Christa Tanella, 2008 U.S. Classic All-Around, Floor Exercise:

International Gymnast Magazine editor Dwight Normile posted his thoughts on the men’s and women’s U.S. Championships on the magazine’s website. The most interesting point, I thought, was that Liukin bested Johnson during day two of the competition.

Dead heat: Shawn Johnson and Nastia Liukin could go 1-2 or 2-1 at the Olympics. Their A Scores across four events on Day 2 were 26.20 (Johnson) and 26.10 (Liukin). Liukin actually beat Johnson on the second day, 64.20-64.05, but her fall and out-of-bounds deduction in prelims proved to be the difference in the end. If both hit in Beijing, I honestly couldn’t pick a winner — they’re that close.

Normile’s picks for the women’s Olympic team: Johnson, Liukin, Memmel, Sacramone, Peszek and…either Worley, Sloan, Ivana Hong or Jana Bieger. Dead right. Men: Paul Hamm, Kevin Tan, and, um…

The best of Boston

June 6, 2008

If there was any doubt as to whether Shawn Johnson was still the one to beat, night one of the U.S. Championships in Boston has effectively erased it.

Shawn Johnson, 2008 U.S. Championships Prelims, Balance Beam (partial):

Standings after day one:

1. Shawn Johnson

2. Nastia Liukin

3. Chellsie Memmel

4. Samantha Peszek

5. Jana Bieger

6. Ivana Hong

To this blogger, the biggest surprise was Bieger. Peszek has looked confident in competition since the 2007 World Championships, and Memmel has been a judges’ darling since becoming a senior in 2003.


— Liukin fell on her double front on floor exercise and scored only 14.25. She made up for it with a 17.025 on uneven bars, proving she can be scored as well as the Chinese.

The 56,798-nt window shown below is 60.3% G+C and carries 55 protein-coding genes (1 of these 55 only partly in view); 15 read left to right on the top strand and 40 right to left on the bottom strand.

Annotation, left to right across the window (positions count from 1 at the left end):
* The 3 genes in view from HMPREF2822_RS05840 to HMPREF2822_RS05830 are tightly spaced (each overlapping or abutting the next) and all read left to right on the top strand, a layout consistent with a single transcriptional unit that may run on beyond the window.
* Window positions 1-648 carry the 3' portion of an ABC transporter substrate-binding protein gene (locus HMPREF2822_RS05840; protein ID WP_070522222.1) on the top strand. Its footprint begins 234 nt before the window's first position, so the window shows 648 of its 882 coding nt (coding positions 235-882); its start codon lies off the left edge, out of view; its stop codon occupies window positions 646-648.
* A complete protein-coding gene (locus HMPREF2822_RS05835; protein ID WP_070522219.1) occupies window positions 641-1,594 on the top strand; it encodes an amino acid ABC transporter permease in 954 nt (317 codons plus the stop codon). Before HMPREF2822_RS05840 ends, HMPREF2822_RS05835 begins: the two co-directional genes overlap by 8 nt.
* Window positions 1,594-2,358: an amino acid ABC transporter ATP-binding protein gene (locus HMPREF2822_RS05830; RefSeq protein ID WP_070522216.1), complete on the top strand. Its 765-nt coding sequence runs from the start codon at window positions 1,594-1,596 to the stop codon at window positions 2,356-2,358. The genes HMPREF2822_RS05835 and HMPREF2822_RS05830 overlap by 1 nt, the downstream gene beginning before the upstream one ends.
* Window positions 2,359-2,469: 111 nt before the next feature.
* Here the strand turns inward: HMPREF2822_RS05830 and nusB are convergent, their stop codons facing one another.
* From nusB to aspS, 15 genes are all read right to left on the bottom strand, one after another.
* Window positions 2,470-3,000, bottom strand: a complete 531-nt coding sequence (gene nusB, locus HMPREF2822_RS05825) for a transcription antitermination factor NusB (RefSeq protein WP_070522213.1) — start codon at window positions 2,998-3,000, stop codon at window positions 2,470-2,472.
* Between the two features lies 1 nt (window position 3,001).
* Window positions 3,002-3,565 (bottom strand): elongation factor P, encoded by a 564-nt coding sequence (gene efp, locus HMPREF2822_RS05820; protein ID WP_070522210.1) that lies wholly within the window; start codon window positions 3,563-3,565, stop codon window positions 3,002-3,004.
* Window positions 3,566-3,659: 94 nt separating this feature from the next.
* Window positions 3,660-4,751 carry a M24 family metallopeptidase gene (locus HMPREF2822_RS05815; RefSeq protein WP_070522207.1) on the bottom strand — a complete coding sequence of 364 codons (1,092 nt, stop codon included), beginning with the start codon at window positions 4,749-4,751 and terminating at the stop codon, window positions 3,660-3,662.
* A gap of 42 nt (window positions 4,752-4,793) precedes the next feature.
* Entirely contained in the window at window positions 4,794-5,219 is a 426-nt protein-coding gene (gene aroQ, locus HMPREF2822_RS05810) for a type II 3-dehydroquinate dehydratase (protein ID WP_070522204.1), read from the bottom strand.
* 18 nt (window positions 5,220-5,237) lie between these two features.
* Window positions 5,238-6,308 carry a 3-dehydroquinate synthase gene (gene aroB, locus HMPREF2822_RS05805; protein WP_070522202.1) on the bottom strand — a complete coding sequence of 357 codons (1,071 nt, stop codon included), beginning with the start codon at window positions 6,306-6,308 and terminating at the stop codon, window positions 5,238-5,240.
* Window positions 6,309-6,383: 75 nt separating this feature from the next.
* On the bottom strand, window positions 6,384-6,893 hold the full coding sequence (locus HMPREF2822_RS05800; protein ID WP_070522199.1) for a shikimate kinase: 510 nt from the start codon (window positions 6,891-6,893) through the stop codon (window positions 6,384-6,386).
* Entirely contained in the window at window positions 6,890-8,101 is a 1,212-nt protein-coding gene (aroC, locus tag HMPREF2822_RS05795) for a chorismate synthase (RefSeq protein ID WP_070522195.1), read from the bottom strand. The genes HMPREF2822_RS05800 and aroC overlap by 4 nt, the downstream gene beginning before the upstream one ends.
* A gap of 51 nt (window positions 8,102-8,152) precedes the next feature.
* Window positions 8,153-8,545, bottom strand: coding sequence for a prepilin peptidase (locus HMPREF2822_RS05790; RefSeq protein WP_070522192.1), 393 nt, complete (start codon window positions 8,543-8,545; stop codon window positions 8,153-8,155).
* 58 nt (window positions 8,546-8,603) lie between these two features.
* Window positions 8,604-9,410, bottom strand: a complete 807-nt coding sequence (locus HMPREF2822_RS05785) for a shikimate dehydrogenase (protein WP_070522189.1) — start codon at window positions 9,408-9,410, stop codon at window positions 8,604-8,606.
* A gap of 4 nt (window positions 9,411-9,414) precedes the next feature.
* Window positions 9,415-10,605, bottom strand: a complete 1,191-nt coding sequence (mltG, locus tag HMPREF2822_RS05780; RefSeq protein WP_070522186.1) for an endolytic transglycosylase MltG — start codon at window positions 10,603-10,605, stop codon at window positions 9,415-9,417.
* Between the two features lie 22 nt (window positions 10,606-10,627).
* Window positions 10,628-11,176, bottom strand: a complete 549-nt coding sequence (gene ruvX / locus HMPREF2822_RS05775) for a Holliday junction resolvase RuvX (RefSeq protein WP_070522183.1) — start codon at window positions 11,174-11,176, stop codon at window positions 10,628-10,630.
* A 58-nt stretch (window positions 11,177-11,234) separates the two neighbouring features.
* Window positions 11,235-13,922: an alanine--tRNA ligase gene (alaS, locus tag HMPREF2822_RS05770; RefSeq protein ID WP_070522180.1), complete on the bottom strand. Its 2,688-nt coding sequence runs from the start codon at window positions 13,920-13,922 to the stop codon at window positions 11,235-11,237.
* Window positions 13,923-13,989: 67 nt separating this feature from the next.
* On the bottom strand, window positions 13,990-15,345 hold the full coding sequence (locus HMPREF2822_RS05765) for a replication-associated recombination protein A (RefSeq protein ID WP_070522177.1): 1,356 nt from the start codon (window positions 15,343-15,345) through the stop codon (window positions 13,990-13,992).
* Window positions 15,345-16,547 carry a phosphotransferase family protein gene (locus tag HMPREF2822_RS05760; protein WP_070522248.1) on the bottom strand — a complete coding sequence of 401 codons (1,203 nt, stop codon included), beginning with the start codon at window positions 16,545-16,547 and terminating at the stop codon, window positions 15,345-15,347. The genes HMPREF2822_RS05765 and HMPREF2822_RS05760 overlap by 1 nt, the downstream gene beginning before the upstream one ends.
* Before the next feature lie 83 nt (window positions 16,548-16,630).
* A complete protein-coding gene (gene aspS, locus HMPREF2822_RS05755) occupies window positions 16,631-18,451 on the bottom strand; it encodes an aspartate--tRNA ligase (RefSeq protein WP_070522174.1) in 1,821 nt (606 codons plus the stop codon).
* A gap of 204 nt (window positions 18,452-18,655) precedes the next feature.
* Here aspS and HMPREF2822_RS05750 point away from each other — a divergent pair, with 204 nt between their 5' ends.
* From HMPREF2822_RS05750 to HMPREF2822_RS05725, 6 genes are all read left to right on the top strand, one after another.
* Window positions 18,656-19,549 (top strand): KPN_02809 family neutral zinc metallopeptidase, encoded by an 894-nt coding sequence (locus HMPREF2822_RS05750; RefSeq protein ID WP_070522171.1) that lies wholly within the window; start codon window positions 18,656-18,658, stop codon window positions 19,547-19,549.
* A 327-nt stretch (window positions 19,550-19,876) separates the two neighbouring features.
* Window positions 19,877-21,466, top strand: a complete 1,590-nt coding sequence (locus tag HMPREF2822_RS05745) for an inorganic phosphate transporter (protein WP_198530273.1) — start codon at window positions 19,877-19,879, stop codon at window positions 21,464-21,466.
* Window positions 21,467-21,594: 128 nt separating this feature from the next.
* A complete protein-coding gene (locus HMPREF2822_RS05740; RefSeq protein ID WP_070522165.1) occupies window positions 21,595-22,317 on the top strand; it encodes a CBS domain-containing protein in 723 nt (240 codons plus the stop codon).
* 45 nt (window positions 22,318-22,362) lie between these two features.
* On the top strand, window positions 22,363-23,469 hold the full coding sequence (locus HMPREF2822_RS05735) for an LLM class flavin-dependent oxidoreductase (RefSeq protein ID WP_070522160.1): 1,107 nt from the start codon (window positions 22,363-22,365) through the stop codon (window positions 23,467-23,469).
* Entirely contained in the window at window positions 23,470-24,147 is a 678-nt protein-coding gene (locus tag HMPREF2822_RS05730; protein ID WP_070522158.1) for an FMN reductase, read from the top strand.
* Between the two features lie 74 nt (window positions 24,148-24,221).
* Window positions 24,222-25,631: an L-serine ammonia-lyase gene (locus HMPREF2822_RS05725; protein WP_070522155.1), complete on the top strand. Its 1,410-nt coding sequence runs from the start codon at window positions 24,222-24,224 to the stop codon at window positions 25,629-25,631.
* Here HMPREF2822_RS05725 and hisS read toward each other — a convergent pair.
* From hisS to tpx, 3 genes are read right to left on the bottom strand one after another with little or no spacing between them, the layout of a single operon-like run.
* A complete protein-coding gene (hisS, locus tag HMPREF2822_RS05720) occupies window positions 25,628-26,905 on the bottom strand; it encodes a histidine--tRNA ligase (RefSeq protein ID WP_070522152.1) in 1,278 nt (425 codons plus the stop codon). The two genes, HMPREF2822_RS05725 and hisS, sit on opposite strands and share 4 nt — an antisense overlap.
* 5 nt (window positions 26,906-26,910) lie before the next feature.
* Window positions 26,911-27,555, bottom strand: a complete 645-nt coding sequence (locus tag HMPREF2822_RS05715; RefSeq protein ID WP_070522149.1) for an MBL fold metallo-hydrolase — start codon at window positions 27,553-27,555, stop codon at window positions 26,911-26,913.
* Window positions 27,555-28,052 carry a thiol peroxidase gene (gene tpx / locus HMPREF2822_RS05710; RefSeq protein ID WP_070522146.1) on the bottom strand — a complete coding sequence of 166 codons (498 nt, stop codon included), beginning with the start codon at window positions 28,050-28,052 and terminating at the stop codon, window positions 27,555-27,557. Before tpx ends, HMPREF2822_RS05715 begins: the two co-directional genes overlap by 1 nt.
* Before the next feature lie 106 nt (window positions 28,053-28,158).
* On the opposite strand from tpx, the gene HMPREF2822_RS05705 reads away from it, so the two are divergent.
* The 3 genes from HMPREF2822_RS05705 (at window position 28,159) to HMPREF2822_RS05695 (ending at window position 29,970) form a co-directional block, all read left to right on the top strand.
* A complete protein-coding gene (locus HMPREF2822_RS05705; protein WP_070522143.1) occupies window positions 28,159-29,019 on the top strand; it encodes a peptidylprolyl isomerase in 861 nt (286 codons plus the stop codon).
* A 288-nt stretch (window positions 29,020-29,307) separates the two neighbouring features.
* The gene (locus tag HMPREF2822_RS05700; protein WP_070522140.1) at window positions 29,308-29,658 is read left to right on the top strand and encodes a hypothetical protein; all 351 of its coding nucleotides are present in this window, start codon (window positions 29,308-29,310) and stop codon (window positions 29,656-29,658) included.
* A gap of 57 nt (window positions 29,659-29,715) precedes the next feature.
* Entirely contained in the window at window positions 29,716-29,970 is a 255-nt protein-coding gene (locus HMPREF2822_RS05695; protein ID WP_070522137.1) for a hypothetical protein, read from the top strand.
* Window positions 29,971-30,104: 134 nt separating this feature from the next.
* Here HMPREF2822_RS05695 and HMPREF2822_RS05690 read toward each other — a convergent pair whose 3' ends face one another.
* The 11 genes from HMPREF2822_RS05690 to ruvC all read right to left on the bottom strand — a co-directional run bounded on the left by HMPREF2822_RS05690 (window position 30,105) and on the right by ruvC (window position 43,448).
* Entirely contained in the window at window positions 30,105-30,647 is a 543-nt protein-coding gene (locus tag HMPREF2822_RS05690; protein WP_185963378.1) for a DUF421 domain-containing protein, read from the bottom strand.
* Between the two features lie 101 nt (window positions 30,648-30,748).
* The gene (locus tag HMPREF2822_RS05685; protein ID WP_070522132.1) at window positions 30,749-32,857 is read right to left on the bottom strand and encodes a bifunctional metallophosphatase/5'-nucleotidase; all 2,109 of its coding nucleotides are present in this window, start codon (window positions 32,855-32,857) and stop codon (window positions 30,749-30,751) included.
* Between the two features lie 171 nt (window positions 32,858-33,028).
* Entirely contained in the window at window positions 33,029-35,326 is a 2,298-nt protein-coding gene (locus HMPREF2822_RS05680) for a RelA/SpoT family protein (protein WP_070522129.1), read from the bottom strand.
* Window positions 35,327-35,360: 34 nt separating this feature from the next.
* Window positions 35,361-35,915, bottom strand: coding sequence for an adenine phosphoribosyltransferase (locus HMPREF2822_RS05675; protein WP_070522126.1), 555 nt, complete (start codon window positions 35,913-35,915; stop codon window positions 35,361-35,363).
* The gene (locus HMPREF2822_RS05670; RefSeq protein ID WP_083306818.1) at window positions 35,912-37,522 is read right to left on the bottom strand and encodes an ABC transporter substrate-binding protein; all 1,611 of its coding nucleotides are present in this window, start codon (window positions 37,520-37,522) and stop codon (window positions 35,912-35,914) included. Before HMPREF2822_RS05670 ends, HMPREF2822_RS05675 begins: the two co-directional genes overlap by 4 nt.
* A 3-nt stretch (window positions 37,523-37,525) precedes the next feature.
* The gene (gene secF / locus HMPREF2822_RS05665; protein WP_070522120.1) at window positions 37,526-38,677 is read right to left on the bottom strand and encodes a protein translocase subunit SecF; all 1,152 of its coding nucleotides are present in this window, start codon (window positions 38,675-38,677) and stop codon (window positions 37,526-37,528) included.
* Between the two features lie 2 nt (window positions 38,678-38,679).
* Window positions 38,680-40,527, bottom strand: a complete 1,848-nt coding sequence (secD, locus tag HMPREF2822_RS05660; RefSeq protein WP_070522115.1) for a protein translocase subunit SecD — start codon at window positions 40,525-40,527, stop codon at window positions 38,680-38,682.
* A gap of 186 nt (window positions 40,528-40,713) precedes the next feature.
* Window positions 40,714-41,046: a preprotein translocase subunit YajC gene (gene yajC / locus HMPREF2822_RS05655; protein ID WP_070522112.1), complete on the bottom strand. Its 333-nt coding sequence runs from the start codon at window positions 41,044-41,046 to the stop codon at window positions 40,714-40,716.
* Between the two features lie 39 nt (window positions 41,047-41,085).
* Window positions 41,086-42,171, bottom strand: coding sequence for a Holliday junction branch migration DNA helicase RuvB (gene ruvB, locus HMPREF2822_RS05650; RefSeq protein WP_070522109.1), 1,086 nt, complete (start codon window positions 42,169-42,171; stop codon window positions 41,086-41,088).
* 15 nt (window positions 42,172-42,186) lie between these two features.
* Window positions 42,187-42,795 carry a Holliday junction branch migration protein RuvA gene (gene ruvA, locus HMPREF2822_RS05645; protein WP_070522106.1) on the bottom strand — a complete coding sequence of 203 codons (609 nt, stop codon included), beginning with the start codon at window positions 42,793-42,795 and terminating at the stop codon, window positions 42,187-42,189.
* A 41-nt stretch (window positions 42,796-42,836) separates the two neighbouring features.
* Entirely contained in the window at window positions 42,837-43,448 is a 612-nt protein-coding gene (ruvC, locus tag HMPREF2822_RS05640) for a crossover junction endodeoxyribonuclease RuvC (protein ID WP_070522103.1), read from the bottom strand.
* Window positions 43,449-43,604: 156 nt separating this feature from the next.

— Johnson was on everywhere, including on her Amanar vault. The only thing mentioned was that she took a big step forward on her beam landing.

Ashley Priess pulled out of the competition completely. She’ll have a good time at Alabama next year.

Shayla Worley’s back problems continue to plague her, and she has chosen to petition to the Olympic Trials.

— On Memmel, from Inside Gymnastics Magazine:

Memmel, who vaulted only a Yurchenko-full on vault, is struggling with a sore quadriceps and contemplated not even competing. (Memmel’s coach-father, Andy, noted that the “powers that be” approved their easier effort on vault to keep them in the competition.)

Alicia Sacramone confirmed to Inside Gymnastics that she’s working on an Amanar vault herself. Ooooh.

Darling Hill had an unfortunate 12-something disaster on beam (just like last year) and didn’t compete uneven bars

— Johnson’s new floor music is called “August Rush”

Bridget Sloan, who competed bars and beam only, unveiled a new full-twisting double layout on bars

Claybabe6, editor of the Live.Breath.Love.Gymnastics blog has some videos on her Youtube page.

(via International Gymnast Online, Inside Gymnastics Magazine)

Return of the shaky balance beam routine

May 14, 2008

Balance beam is a shaky event.For many years, the balance beam has been seen as the hardest event in gymnastics. It’s nerve-wracking, those four inches, four feet off the ground. And gymnasts have to do so much these days.

One of the things that makes Olympic champions like Carly Patterson and Andreea Raducan great is the way they almost never seemed to falter on that most precarious of events.